Book Review: The Servant King

The Servant King: The Bible’s Portrait of the Messiah begins with a helpful analogy bringing the progression of the biblical story into focus. T.D. Alexander likens redemptive history to that of a canvas upon which a master painter applies brushstrokes. As more paint is added, the picture emerges with greater clarity.[1] Because the master painter knows the end from the beginning, the first strokes are just as purposeful as the final strokes. Because God is the divine author of the Scriptures, the first chapters begin the story that the final chapters bring to completion. The Servant King summarizes the story of the Bible from beginning to end bringing clarity to each stroke along the way. Alexander’s method is simple. He summarizes a portion of Scripture at the beginning of each chapter and then he follows the story line of the Kingdom of God fallen, promised, inaugurated, and consummated. From the promised seed of the woman who would one day crush the serpent, to the son of David who would sit on a throne forever, to the angelic announcement that the King is born, and the promise that he will come again, Alexander clearly and concisely follows the Messianic thread from Genesis to Revelation.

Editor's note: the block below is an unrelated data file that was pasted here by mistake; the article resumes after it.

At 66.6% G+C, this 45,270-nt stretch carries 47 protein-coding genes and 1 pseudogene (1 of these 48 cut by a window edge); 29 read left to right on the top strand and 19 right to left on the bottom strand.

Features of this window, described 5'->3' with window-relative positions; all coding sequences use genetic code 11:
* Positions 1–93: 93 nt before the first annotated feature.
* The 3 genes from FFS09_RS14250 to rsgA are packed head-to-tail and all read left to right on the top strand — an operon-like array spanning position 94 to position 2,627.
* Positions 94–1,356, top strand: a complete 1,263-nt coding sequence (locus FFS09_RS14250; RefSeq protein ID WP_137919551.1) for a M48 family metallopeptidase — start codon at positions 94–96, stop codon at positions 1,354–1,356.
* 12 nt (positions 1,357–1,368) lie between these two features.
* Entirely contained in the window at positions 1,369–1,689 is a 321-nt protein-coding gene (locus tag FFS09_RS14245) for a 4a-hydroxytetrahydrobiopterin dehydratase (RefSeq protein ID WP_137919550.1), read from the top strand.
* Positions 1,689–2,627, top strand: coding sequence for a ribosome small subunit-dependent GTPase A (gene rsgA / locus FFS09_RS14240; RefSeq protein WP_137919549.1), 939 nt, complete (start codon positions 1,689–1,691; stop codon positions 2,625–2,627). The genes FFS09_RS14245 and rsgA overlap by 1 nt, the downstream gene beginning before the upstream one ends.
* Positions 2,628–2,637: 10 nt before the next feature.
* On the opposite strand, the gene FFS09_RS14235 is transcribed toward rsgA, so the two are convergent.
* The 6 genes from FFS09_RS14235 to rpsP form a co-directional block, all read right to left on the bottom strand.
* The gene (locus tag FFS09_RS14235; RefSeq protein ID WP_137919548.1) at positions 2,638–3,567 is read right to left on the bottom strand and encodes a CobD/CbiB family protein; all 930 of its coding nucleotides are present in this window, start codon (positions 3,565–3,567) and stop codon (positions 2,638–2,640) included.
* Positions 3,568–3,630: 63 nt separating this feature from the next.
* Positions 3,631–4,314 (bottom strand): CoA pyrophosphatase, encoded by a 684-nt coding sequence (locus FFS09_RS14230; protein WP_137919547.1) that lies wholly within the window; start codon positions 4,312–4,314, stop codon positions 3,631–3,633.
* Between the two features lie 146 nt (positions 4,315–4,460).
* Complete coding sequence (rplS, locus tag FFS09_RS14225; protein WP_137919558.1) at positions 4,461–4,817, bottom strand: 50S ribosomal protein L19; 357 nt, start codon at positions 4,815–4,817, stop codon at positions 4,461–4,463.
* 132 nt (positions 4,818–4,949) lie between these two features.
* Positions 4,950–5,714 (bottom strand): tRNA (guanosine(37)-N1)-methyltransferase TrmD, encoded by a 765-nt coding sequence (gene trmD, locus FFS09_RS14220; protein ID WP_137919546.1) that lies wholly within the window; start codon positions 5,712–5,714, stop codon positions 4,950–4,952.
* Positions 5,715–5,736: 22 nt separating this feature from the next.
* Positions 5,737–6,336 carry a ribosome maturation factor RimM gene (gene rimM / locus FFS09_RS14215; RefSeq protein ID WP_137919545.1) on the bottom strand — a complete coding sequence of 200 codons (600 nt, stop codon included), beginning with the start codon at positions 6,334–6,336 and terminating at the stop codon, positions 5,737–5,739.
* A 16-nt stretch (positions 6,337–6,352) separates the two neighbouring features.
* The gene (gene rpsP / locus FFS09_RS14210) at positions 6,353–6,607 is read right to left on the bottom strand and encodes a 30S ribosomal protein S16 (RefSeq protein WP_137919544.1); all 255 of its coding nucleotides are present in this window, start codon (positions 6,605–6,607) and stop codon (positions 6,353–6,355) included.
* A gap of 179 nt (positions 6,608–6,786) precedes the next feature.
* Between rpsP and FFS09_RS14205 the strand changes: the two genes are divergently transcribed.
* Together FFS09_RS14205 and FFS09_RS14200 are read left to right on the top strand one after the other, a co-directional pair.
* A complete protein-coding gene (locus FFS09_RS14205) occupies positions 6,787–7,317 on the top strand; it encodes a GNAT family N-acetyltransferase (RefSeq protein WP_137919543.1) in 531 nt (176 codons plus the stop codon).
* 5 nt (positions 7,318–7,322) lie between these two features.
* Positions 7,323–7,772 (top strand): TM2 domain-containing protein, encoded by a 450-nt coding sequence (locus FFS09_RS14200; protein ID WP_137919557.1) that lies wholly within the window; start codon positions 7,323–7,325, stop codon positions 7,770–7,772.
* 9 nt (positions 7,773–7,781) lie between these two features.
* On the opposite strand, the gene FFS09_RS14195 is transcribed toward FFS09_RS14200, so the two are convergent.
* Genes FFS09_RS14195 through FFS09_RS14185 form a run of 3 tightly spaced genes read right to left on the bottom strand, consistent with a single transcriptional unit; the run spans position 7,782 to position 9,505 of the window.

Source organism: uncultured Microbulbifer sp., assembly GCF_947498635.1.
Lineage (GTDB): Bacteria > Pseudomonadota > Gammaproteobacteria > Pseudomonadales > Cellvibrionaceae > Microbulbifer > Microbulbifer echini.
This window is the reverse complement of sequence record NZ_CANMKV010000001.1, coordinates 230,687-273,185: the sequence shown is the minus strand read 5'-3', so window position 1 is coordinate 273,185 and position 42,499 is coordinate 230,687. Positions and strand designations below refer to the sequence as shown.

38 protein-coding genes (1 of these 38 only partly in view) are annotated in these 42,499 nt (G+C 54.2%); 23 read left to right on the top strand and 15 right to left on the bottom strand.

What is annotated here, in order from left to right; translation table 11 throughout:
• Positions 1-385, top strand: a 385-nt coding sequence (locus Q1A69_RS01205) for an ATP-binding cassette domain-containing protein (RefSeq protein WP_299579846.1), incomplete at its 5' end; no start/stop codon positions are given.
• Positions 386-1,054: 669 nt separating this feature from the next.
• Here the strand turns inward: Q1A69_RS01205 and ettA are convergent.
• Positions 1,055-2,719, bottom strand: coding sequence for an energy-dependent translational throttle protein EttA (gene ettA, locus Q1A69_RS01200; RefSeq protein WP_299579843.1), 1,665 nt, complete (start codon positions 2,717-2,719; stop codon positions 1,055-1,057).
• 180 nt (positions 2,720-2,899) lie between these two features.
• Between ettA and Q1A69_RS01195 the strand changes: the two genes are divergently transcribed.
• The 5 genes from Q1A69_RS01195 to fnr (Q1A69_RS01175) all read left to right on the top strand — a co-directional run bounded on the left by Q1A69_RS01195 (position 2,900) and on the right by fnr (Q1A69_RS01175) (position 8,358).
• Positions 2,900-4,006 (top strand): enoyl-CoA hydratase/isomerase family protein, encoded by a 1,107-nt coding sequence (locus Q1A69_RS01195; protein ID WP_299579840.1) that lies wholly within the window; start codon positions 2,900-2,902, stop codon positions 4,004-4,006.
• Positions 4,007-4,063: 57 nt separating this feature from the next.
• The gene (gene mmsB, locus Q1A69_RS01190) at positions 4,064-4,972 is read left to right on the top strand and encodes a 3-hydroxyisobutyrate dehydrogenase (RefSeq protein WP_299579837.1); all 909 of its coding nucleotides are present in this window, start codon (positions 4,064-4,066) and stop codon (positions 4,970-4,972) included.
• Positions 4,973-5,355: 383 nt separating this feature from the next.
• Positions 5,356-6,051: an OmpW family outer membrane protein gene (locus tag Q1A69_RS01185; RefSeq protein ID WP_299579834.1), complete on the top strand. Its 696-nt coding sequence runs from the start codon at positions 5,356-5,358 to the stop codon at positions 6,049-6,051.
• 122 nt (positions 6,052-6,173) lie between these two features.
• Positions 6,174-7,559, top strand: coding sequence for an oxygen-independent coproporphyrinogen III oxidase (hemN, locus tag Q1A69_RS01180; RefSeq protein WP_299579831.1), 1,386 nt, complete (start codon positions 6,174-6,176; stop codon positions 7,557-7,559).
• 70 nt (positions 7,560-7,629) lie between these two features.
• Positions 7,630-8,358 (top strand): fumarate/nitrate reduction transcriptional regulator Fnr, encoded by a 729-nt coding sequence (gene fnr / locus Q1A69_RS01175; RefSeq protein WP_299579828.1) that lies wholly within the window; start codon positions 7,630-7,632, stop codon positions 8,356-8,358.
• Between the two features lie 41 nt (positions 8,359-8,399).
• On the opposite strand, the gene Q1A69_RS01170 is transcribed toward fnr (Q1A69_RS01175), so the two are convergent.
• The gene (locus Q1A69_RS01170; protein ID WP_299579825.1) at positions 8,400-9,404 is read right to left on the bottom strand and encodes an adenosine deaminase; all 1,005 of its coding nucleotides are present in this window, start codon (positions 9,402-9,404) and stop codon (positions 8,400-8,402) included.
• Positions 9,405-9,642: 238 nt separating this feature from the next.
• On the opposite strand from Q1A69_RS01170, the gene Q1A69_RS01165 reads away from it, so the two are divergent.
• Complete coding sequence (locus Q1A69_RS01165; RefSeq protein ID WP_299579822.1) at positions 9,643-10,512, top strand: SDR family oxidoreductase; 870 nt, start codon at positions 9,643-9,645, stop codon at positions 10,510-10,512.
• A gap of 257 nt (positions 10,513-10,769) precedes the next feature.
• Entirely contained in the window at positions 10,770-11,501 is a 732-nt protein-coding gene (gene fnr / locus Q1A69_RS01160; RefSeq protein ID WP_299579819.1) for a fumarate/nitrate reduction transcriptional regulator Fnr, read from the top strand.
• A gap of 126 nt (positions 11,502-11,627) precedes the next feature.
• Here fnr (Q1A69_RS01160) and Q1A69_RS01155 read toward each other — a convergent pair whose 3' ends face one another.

Beginners in biblical theology will benefit greatly from The Servant King. The chapters are short, readable, and saturated with the Bible. Alexander provides key texts at the beginning of each chapter, and discussion questions at the end of each chapter make this book useful for discipleship relationships or small groups. While other books more exhaustively retell the story of the Bible through the lens of God’s Kingdom, The Servant King is a more obtainable read for the average church member. Every Bible reader needs an understanding of the full biblical portrait. Without an understanding of the full picture, readers will misinterpret or mis altogether the beautiful brushstrokes of God’s promises made in the Old Testament and fulfilled in the New. Too many Christians for too long have assumed that Christ is Jesus’ last name. They have missed the beauty of what Christ came to accomplish and what that means for expanding the Kingdom of God until he comes again.

[1] T.D. Alexander, The Servant King: The Bible’s Portrait of the Messiah (Vancouver, British Columbia: Regent College Publishing, 2003), 11.

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